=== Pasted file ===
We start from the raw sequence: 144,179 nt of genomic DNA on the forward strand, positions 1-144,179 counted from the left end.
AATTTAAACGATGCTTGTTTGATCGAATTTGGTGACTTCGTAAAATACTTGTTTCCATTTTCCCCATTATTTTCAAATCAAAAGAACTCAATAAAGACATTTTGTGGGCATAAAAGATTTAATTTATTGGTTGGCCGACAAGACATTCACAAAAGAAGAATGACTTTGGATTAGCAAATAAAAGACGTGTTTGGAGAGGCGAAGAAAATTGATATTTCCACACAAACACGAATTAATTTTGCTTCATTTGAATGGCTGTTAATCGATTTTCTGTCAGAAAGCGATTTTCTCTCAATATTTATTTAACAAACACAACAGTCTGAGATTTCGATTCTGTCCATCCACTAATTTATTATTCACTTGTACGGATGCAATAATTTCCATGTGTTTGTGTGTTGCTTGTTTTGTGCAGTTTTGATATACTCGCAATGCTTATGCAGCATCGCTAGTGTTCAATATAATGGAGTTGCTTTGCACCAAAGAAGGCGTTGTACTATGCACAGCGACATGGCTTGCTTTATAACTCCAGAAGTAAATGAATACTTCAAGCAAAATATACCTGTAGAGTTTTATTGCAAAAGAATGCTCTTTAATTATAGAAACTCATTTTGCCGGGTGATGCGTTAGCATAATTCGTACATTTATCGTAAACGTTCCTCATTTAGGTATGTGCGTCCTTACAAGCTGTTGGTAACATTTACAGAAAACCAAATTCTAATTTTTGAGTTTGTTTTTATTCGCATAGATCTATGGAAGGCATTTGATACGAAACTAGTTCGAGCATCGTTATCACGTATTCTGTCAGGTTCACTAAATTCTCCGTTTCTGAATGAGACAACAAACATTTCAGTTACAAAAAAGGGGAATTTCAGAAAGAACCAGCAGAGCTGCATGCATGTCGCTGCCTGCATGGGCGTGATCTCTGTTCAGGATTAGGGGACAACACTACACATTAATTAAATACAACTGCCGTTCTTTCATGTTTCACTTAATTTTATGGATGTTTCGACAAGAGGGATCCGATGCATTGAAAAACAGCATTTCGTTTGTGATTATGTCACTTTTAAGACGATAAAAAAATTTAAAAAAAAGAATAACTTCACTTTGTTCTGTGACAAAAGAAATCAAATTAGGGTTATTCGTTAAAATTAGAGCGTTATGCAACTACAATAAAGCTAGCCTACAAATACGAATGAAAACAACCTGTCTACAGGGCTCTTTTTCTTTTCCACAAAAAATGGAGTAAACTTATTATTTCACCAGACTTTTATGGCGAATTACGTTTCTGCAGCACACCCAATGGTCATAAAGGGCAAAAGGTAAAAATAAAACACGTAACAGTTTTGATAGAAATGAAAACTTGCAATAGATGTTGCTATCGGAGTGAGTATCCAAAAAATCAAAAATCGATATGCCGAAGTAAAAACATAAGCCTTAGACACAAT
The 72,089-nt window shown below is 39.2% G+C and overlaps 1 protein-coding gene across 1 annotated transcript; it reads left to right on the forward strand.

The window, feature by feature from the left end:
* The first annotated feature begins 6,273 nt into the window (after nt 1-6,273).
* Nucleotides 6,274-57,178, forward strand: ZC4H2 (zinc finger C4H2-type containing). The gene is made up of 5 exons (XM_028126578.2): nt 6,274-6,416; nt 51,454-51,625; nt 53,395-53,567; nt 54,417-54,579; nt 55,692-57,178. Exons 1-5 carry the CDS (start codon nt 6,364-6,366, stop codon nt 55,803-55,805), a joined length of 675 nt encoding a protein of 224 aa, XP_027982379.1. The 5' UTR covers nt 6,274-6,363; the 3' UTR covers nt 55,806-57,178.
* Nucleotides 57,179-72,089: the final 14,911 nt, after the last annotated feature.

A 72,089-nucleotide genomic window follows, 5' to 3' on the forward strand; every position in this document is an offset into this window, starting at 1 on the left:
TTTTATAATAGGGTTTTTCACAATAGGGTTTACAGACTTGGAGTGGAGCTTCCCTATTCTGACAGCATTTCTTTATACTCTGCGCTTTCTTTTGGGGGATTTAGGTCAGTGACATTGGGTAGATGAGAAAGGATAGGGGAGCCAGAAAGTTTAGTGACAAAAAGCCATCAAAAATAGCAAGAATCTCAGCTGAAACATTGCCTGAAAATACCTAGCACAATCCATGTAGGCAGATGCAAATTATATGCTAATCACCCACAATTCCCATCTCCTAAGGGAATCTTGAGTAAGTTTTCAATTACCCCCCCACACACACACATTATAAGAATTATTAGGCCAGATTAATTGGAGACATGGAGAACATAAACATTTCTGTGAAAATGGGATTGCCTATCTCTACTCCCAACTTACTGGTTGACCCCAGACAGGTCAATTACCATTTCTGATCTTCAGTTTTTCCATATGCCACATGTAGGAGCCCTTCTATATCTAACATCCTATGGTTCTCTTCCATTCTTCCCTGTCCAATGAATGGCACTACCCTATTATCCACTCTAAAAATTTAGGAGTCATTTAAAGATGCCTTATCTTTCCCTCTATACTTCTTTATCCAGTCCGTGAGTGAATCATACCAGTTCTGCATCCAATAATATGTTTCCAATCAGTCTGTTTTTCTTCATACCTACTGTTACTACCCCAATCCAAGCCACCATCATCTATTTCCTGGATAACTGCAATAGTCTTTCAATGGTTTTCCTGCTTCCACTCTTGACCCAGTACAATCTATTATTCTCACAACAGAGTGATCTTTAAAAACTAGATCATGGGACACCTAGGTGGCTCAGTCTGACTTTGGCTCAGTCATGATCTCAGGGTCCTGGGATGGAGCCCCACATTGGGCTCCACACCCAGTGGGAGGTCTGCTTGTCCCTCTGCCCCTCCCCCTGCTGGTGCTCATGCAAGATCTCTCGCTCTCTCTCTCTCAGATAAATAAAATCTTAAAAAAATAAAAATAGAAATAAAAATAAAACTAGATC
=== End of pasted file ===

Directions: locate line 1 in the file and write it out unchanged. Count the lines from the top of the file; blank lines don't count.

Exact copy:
We start from the raw sequence: 144,179 nt of genomic DNA on the forward strand, positions 1-144,179 counted from the left end.